One of Scotland’s earliest historical sites is to be explored for the very first time this month with an excavation of Dunyvaig Castle on Islay.
Archaeologists from across the UK have converged on Lagavulin Bay to take part in the ground-breaking project to uncover the history of the castle which was once a strong-hold of the Lords of the Isles, the chiefs of the Clan MacDonald, and is considered the most majestic archaeological monument on Islay.
The castle sits on a peninsula adjacent to Lagavulin Distillery and the excavation is being undertaken by Scottish charity Islay Heritage following a donation as part of the Lagavulin 200th Legacy fund.
After a year of planning, the excavation, which began yesterday (12 August) will assess the preservation and potential of underground structures and deposits and explore the surrounding landscape. This is the first step in what will be a long-term project to establish what life was like when Dunyvaig Castle was an operational fortress in the middle ages and the scene of renowned battles between the MacDonalds and the Campbells before being demolished in 1677.
An open evening for local residents around Lagavulin Bay and members of Islay Heritage was held on Friday (10 August) at Lagavulin Distillery providing an opportunity to meet the archaeologists and learn more about the plans for the excavation. This was followed by a public lecture about the project for the whole Islay community on the Saturday evening. A further event is planned for Thursday 30 August at Ramsay Halls, Port Ellen, where the archaeology team will share findings and results of the dig.
The project will see a team of 40 spend three weeks on the island, led by some of the best field archaeologists in the UK and with experts including geophysicists, archaeological scientists and palaeo-environmentalists to reconstruct the medieval landscape. The excavation will help train 30 university students in survey and excavation methods and Islay Heritage are hoping to secure additional funding to hold at least four more seasons of excavation up until 2023.
Professor Steve Mithen, Trustee of Islay Heritage, said: “The Dunyvaig excavation will be the flagship project of Islay Heritage, addressing key research questions, training the next generation of archaeologists for Scotland and making many contributions to the Islay Community. We are excited about finding what secrets remain hidden underground about this iconic monument.”
Dr Nick Morgan, Diageo Head of Whisky Outreach, who led the Lagavulin 200 Legacy project, said: “Islay is famous as the world’s greatest whisky island, but it is also one of Scotland’s most important historical locations and we are thrilled that the Lagavulin Legacy project has been able to support Islay Heritage in its mission to raise the island’s archaeological profile for both the local community and visitors to the island.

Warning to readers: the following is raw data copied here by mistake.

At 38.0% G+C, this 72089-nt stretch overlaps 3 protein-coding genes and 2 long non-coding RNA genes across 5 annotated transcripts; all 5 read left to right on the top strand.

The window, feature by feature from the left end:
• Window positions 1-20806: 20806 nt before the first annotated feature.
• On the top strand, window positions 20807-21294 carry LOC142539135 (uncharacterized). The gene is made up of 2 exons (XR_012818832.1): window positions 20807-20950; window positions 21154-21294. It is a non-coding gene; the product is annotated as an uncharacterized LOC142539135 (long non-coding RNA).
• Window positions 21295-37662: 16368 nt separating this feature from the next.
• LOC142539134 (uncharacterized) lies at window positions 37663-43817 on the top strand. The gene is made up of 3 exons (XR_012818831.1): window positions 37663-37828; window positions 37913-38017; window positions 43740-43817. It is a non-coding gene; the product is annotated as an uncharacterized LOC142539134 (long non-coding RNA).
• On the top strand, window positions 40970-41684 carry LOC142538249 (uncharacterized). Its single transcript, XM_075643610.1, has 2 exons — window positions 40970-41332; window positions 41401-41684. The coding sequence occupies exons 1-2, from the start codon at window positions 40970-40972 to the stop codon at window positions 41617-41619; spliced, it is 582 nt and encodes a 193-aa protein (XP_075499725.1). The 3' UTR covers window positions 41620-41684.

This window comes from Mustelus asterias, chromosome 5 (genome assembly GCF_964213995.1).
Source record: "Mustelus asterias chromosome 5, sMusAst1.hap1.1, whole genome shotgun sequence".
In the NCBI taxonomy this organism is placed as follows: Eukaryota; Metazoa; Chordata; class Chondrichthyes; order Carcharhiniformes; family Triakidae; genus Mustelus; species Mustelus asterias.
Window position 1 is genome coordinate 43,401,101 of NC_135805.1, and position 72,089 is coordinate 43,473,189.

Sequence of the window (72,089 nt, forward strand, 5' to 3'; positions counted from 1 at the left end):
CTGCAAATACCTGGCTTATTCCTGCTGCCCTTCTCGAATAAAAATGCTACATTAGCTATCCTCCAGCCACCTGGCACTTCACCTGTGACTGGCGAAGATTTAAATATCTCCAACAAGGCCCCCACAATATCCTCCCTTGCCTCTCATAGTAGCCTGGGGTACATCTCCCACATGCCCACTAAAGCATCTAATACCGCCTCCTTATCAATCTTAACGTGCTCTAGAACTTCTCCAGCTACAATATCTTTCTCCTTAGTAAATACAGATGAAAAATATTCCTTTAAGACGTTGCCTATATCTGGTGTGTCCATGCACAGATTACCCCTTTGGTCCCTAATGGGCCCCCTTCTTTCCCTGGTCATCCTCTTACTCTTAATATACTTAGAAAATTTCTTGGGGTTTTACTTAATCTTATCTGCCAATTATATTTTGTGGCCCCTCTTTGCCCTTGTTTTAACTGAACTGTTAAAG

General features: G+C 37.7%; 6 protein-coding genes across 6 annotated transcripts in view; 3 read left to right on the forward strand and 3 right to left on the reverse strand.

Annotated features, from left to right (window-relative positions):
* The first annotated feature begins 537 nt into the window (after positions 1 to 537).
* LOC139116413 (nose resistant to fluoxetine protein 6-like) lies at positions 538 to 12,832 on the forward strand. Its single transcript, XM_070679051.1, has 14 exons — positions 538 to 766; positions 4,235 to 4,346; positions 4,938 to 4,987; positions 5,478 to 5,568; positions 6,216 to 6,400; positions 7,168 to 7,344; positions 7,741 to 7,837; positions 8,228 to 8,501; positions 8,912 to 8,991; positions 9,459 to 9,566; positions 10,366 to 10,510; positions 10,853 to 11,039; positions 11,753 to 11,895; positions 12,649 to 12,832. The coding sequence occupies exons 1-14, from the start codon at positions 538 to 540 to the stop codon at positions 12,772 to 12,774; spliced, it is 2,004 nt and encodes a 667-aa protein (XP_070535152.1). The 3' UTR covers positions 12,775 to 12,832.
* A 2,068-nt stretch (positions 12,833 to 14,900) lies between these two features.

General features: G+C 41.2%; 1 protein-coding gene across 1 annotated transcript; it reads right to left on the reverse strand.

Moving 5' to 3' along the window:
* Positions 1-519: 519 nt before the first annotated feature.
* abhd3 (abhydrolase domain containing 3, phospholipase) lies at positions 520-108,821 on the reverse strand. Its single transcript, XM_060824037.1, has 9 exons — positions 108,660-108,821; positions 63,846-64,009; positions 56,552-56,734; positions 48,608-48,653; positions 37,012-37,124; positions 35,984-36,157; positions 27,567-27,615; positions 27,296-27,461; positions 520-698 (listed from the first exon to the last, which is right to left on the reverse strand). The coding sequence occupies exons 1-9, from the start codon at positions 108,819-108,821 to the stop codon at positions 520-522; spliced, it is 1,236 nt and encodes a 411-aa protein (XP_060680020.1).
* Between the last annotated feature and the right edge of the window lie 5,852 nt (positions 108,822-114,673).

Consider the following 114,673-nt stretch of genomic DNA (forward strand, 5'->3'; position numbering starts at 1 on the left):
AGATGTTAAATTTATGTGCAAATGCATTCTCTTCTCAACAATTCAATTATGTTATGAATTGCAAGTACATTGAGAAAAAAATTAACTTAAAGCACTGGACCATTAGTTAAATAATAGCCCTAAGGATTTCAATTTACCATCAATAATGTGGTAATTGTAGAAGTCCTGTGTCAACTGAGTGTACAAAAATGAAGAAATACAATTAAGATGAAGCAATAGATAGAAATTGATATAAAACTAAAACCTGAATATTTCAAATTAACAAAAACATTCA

“This excavation at Dunyvaig Castle is the culmination of hard work and commitment from Islay Heritage, Lagavulin Distillery and the wider community. We’re looking forward to seeing what interesting discoveries will be uncovered over the next few weeks.”
Georgie Crawford, former Lagavulin Distillery Manager, who led the Lagavulin 200th anniversary project, added: “We have worked closely with Islay Heritage and the local community for a number of years to reach this point so it’s very exciting to see work officially start at Dunyvaig Castle. We’re very proud to see the legacy of Lagavulin’s 200th anniversary celebrations being realised just a short distance from the distillery.”
John Raven, Deputy Head of Casework at Historic Environment Scotland (HES), said: “We warmly welcome this innovative project to raise money to support Islay Heritage and its aims of raising the profile and condition of, and increasing access to, Islay’s spectacular and unique archaeology, history and culture. It is a fantastic opportunity for heritage to make a greater contribution to the island’s economy.
“Dunyvaig Castle holds a deeply important place in Gaelic culture, and the excavations should help us better understand Medieval Gaelic culture and inform the castle’s conservation, so that it can be preserved and access opened up in the future. We can’t wait to see the results.”
The Lagavulin 200th anniversary legacy funds were raised through the sale of a special bottling of a Lagavulin 1991 Single Malt Scotch Whisky cask which was carefully selected by the distillery team and Diageo Chief Executive Ivan Menezes. Just 522 bottles were put on sale, 521 of the bottles via a special ballot on The Whisky Exchange at a price of £1,494 – a price set to acknowledge the historic year of the first recorded distillation of Scotch Whisky – with bottle no.1 then auctioned by The Whisky Exchange, raising a further £8,395.
The Lagavulin Legacy project raised a total of £588,395 for local community causes on Islay. As well as Islay Heritage, these included the RSPB, Islay Festival Association, Islay Arts, Finlaggan Trust, McTaggart Cyber Café and Islay & Jura Community Enterprises Limited for McTaggart Leisure Centre.